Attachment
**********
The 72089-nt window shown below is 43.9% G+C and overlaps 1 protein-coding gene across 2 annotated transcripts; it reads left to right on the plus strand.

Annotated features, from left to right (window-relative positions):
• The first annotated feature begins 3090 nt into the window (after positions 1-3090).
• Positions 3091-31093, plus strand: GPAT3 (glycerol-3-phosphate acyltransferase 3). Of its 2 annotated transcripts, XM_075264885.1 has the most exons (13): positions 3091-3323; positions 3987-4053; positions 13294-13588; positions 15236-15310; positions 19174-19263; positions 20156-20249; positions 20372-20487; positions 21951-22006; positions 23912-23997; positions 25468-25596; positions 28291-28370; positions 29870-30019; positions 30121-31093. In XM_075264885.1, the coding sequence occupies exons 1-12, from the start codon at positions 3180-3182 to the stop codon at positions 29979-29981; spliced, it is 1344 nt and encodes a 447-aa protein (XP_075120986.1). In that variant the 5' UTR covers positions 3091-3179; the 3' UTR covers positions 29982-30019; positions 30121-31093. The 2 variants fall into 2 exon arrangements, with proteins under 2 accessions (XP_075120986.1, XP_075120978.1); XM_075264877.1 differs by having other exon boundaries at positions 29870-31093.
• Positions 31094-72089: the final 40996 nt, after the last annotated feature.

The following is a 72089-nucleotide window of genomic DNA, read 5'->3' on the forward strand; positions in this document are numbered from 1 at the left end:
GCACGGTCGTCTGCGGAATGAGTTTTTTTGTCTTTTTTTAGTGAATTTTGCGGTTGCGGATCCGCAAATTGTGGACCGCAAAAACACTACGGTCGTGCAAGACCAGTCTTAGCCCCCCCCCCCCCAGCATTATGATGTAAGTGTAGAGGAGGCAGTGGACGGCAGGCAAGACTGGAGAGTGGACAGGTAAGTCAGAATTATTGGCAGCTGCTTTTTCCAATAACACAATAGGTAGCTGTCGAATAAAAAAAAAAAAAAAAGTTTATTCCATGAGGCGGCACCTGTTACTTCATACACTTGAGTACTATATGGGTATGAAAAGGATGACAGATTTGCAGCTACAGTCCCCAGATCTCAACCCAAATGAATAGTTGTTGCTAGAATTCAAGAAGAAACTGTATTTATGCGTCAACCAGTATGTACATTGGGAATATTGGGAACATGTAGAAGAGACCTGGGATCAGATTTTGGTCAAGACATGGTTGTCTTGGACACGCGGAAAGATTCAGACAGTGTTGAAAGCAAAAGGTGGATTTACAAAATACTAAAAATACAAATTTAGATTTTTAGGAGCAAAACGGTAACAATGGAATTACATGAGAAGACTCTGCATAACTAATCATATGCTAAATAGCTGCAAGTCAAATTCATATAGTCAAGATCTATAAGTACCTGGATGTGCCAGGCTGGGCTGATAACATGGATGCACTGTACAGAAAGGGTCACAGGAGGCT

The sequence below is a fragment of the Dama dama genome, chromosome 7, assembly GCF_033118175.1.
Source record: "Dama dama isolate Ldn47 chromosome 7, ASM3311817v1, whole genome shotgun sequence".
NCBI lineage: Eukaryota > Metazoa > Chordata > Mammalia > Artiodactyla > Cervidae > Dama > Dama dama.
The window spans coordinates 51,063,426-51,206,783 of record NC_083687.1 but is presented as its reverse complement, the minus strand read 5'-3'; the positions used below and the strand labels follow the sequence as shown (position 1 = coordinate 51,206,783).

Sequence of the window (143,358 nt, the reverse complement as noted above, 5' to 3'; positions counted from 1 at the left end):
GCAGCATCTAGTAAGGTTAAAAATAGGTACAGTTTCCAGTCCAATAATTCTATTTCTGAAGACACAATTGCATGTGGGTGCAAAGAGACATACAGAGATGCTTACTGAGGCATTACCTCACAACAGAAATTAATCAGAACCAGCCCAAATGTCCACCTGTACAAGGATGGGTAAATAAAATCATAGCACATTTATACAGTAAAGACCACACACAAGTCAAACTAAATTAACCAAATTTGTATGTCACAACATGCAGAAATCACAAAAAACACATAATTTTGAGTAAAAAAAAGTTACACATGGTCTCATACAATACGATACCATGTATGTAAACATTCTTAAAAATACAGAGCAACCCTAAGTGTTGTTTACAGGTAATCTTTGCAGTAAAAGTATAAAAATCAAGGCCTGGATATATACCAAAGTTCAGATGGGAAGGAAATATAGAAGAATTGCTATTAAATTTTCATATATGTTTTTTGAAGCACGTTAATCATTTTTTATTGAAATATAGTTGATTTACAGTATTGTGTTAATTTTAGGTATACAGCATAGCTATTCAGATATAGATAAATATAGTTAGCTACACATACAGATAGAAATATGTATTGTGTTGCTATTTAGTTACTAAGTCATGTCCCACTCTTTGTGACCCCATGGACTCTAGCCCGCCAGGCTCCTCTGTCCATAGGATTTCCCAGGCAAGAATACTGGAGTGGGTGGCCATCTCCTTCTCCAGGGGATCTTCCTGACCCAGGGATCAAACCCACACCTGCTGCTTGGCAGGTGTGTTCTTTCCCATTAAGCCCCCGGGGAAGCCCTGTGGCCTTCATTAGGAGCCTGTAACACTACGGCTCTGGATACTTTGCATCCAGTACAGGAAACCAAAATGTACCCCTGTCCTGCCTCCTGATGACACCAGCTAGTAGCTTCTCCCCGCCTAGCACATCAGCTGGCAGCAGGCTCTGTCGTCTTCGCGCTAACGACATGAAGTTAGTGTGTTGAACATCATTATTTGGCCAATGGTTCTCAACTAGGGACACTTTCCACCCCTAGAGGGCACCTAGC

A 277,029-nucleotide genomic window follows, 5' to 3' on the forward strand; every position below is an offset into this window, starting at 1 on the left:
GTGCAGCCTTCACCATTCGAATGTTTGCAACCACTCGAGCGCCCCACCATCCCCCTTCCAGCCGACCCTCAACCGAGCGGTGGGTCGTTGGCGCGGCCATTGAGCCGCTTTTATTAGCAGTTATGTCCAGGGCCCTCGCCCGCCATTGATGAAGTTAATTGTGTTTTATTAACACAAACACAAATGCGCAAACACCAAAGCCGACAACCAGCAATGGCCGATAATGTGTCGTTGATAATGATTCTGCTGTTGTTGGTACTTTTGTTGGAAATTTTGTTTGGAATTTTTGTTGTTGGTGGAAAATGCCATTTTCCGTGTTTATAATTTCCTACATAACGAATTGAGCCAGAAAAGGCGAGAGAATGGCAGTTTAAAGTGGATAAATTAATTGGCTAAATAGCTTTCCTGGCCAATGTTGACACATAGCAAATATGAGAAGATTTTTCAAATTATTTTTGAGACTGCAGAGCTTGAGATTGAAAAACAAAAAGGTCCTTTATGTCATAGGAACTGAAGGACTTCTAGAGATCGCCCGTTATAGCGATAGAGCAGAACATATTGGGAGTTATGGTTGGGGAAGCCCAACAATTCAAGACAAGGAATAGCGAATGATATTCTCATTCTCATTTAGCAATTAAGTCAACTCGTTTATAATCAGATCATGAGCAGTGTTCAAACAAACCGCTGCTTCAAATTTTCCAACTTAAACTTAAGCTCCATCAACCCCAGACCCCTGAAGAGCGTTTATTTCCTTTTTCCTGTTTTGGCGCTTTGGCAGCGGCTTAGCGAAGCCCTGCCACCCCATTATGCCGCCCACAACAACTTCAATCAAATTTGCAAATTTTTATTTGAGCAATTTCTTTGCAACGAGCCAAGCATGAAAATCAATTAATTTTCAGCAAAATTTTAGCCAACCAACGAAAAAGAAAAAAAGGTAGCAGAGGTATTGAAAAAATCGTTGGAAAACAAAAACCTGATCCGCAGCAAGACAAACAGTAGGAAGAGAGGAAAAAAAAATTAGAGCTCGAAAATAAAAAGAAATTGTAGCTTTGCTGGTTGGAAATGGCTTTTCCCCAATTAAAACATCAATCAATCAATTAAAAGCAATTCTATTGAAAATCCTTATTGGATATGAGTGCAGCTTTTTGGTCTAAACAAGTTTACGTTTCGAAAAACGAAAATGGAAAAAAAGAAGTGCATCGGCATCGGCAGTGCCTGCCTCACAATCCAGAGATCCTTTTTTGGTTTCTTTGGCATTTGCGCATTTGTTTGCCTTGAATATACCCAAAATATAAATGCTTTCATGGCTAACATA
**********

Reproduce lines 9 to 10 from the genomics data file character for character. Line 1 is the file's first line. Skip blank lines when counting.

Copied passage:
Source record: "Dama dama isolate Ldn47 chromosome 7, ASM3311817v1, whole genome shotgun sequence".
NCBI lineage: Eukaryota > Metazoa > Chordata > Mammalia > Artiodactyla > Cervidae > Dama > Dama dama.